What is a Clause?


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Clauses

An independent clause contains a subject and a verb and is incomplete. An independent clause can stand by itself. It can be a sentence, for example, “I am running.” Here, we have a subject and we have this verb phrase “am running”. It’s a complete thought; it can stand alone be a sentence. Sometimes, independent clauses have other clauses grouped with them, but they can also stand alone.


A dependent clause also contains a subject and verb, however, it is an incomplete thought. We can take this independent clause up here and just add the word “because” to it. It then becomes a dependent clause. “Because I am running” still has a subject and a verb, but now we have the word “because”. It’s a dependent clause; it’s not a complete thought. You can’t just say, “Because I’m running.” You need something to go with it. “Because I’m running, I can’t come to the meeting.” That would be a complete sentence. That’s what independent clause is.


A noun clause can be a subject, a direct object, which I will abbreviate as DO, an indirect object, abbreviated IO, or an object of a preposition. A noun clause can begin with “wh- question” words, such as “what”, “which”, “when”, “where”, “who”, or “whom”, and question words like “how” or “if”. An adjective clause modifies a noun or pronoun. An adjective clause begins with a word like “who”, “whom”, “which”, “that”, “whose”, “when”, “where”, and “why.” It’s going to follow the word it modifies.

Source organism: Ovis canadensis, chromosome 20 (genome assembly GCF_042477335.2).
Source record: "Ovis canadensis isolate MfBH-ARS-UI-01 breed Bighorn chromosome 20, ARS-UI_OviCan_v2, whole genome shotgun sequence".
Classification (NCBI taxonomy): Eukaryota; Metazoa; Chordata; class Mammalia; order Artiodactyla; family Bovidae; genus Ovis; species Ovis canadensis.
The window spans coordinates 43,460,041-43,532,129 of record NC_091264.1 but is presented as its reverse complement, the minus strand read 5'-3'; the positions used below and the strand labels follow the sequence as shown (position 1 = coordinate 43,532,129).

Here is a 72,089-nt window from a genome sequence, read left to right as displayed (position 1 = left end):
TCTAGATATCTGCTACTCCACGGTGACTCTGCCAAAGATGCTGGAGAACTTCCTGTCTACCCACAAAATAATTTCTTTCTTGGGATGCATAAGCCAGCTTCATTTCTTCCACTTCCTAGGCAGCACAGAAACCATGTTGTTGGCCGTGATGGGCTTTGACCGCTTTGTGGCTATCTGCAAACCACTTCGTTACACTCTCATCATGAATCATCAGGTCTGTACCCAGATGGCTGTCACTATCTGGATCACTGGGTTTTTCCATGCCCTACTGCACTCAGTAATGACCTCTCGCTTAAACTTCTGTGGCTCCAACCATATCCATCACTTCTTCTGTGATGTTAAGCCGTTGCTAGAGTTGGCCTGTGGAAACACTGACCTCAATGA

Finally, we have an adverb clause, which modifies a verb, an adjective, another adverb, or an object of a preposition. An adverb clause begins with a subordinating conjunction, such as “after”, “because”, “since”, “unless”, etc. An adverb clause answers the questions “when”, “where”, “why”, “how”, “to what degree”, or “under what condition.” That’s a look at some different types of clauses.



Provided by: Mometrix Test Preparation

Last updated: 07/10/2018

 

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